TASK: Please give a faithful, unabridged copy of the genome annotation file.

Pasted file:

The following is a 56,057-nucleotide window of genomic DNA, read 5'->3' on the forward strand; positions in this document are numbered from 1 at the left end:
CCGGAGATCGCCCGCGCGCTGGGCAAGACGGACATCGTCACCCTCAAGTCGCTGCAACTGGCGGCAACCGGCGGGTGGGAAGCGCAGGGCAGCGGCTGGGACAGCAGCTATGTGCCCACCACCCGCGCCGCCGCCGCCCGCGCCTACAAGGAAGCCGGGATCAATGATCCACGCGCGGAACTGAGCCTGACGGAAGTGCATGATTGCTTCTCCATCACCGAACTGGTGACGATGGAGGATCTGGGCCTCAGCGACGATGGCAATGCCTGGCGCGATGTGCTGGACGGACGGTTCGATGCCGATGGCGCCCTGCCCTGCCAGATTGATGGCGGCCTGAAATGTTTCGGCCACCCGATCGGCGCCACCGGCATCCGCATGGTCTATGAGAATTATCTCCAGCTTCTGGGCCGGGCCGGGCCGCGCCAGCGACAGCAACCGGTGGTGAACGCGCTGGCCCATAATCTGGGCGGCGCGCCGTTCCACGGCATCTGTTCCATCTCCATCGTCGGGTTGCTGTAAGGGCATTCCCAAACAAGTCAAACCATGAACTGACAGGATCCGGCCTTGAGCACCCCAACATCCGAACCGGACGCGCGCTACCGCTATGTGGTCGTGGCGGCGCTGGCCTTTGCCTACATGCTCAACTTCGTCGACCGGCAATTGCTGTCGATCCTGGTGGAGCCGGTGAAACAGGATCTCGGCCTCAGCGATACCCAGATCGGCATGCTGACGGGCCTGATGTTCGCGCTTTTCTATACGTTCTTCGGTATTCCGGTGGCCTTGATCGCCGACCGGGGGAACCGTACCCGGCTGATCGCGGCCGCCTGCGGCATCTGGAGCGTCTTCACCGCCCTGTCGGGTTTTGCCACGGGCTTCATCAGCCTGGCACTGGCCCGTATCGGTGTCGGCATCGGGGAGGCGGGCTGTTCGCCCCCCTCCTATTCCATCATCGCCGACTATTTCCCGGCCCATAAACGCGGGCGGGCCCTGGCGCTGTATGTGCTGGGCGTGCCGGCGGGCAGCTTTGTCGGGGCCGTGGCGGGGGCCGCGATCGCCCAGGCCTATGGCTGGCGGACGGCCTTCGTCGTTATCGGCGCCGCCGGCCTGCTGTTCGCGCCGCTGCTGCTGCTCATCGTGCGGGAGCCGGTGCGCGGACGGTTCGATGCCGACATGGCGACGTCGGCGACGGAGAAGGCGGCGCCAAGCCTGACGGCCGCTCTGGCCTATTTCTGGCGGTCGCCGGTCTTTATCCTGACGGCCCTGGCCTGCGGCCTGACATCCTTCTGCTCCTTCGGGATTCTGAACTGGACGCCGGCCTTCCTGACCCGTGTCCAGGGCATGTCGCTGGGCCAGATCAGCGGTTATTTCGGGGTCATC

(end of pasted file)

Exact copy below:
The following is a 56,057-nucleotide window of genomic DNA, read 5'->3' on the forward strand; positions in this document are numbered from 1 at the left end:
CCGGAGATCGCCCGCGCGCTGGGCAAGACGGACATCGTCACCCTCAAGTCGCTGCAACTGGCGGCAACCGGCGGGTGGGAAGCGCAGGGCAGCGGCTGGGACAGCAGCTATGTGCCCACCACCCGCGCCGCCGCCGCCCGCGCCTACAAGGAAGCCGGGATCAATGATCCACGCGCGGAACTGAGCCTGACGGAAGTGCATGATTGCTTCTCCATCACCGAACTGGTGACGATGGAGGATCTGGGCCTCAGCGACGATGGCAATGCCTGGCGCGATGTGCTGGACGGACGGTTCGATGCCGATGGCGCCCTGCCCTGCCAGATTGATGGCGGCCTGAAATGTTTCGGCCACCCGATCGGCGCCACCGGCATCCGCATGGTCTATGAGAATTATCTCCAGCTTCTGGGCCGGGCCGGGCCGCGCCAGCGACAGCAACCGGTGGTGAACGCGCTGGCCCATAATCTGGGCGGCGCGCCGTTCCACGGCATCTGTTCCATCTCCATCGTCGGGTTGCTGTAAGGGCATTCCCAAACAAGTCAAACCATGAACTGACAGGATCCGGCCTTGAGCACCCCAACATCCGAACCGGACGCGCGCTACCGCTATGTGGTCGTGGCGGCGCTGGCCTTTGCCTACATGCTCAACTTCGTCGACCGGCAATTGCTGTCGATCCTGGTGGAGCCGGTGAAACAGGATCTCGGCCTCAGCGATACCCAGATCGGCATGCTGACGGGCCTGATGTTCGCGCTTTTCTATACGTTCTTCGGTATTCCGGTGGCCTTGATCGCCGACCGGGGGAACCGTACCCGGCTGATCGCGGCCGCCTGCGGCATCTGGAGCGTCTTCACCGCCCTGTCGGGTTTTGCCACGGGCTTCATCAGCCTGGCACTGGCCCGTATCGGTGTCGGCATCGGGGAGGCGGGCTGTTCGCCCCCCTCCTATTCCATCATCGCCGACTATTTCCCGGCCCATAAACGCGGGCGGGCCCTGGCGCTGTATGTGCTGGGCGTGCCGGCGGGCAGCTTTGTCGGGGCCGTGGCGGGGGCCGCGATCGCCCAGGCCTATGGCTGGCGGACGGCCTTCGTCGTTATCGGCGCCGCCGGCCTGCTGTTCGCGCCGCTGCTGCTGCTCATCGTGCGGGAGCCGGTGCGCGGACGGTTCGATGCCGACATGGCGACGTCGGCGACGGAGAAGGCGGCGCCAAGCCTGACGGCCGCTCTGGCCTATTTCTGGCGGTCGCCGGTCTTTATCCTGACGGCCCTGGCCTGCGGCCTGACATCCTTCTGCTCCTTCGGGATTCTGAACTGGACGCCGGCCTTCCTGACCCGTGTCCAGGGCATGTCGCTGGGCCAGATCAGCGGTTATTTCGGGGTCATC